The COVID-19 pandemic created one of the most severe global health crises in modern history, significantly affecting the provision of health care assistance. As quarantine restrictions did not allow patients to visit their doctors in person, some countries switched to e-health services, following a digital health path set by the World Health Organization even before the pandemic.
However, e-health applications require a well-developed digital infrastructure, advanced technological tools, and relevant digital skills by doctors and patients. For that reason, many developing countries have difficulty leveraging this opportunity.
The term “e-health” entails a broad spectrum of applications. From telemedicine — which consists of online consultation between a doctor and a patient — to remote surgery, the inputs required in connectivity, skills, and logistics vary significantly. Telemedicine is vital to deliver essential health services in rural areas, which often face a shortage of skilled health workers. Consultation with more sophisticated facilities and professionals would help provide such services to remote communities. Moreover, a connected health system makes it possible to create a shared patient and drug database and, in general, permits better communication between different actors. In this regard, it is essential to rely on a solid data infrastructure that includes data centers and cloud services.
As part of the Digital Economy for Latin America (DE4LAC) initiative — which maps the current strengths and weaknesses of the national digital economy ecosystem and identifies both opportunities and challenges for future growth — Our approach consisted in checking the availability of high-speed broadband to health care facilities. To do so, we examined 810,000 internet Speedtest® by Ookla® measurements taken between 2019 and 2020, which were taken within a 400-meter radius of 738 health care facilities (378 in rural and 360 in urban areas). Then, we calculated the average value of the ten nearest speed tests for each facility, assuming that a building has access to a similar level of connection quality recorded in its proximity.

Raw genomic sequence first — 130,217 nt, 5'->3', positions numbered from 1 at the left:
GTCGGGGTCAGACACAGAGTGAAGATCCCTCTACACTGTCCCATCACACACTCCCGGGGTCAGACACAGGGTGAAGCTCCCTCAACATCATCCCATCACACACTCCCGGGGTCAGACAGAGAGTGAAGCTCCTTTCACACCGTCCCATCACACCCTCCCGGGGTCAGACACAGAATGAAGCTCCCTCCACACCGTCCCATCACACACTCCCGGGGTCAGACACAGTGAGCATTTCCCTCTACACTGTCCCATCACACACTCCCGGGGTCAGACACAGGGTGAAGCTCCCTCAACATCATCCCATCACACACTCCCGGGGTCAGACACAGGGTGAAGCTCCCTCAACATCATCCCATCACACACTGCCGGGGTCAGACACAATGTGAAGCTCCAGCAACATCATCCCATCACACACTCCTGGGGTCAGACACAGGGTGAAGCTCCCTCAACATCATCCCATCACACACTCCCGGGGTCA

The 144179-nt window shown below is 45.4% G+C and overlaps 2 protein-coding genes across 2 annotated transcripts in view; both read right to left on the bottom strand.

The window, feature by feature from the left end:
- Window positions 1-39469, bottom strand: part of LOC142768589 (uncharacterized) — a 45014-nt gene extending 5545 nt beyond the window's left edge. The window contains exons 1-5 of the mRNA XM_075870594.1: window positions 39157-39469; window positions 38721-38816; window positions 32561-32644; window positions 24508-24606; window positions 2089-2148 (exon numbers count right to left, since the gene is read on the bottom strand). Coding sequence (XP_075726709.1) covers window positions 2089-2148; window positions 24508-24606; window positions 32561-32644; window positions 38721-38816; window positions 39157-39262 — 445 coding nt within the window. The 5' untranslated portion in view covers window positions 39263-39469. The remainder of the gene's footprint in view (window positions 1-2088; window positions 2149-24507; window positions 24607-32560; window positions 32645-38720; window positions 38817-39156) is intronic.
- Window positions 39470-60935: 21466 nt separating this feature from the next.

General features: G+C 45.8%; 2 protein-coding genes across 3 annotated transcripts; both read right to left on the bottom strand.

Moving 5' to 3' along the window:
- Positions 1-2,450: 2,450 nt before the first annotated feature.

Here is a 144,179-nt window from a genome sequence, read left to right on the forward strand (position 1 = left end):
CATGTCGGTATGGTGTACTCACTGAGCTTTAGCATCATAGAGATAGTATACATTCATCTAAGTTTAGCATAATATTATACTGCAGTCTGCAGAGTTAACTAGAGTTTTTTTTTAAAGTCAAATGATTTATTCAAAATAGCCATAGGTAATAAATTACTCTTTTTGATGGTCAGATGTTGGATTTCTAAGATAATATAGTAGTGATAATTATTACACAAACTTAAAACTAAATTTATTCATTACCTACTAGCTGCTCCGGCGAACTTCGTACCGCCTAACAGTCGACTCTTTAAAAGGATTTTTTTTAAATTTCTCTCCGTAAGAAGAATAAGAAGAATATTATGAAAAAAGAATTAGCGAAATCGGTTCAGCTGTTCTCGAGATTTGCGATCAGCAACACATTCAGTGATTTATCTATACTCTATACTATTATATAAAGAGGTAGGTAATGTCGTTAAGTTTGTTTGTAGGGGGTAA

The facilities reporting the highest average internet speed were the Ministry of Health and its regional offices (25 megabits per second (Mbps) and 18 Mbps respectively), pharmacies — 16 Mbps, and international health offices — 14 Mbps. Only about 22 percent of health care facilities had internet speed above 10 Mbps. Fifty-three percent of them recorded an average internet speed below 10 Mbps. One-quarter of the facilities had less than ten tests in their proximity and were taken out of the analysis to mitigate potential distortions.
Overall, 89 sites (mainly primary care facilities) do not have any internet speed test recorded within the 400-meter radius, suggesting a lack of access to the internet.
Table 1: Average 10 Speedtest download speed recorded near health care facilities, Mbps
Our findings show a stark disparity in internet quality between health care facilities in urban and rural areas. Only two facilities in rural areas reported an average speed above 10 Mbps; the rest are below this threshold or did not record any access in their proximity. If we look at the split within the same health care facility category, the results are consistent with this finding. For instance international health office (OSI) facilities in urban areas can have, on average, 18 Mbps internet, while their rural facilities only have 4 Mbps.
Table 2: Gap between urban and rural institutions, download speed (Mbps)
Figure 3: Map of health care facilities’ internet speeds in El Salvador
almost half of Salvadorans are not online. Good connectivity is particularly challenging in rural areas, which would benefit the most from basic e-health applications.
At the same time, the Ministry of Health has the opportunity to establish digital skills programs and targeted training for health workers to leverage the opportunities offered by e-health applications.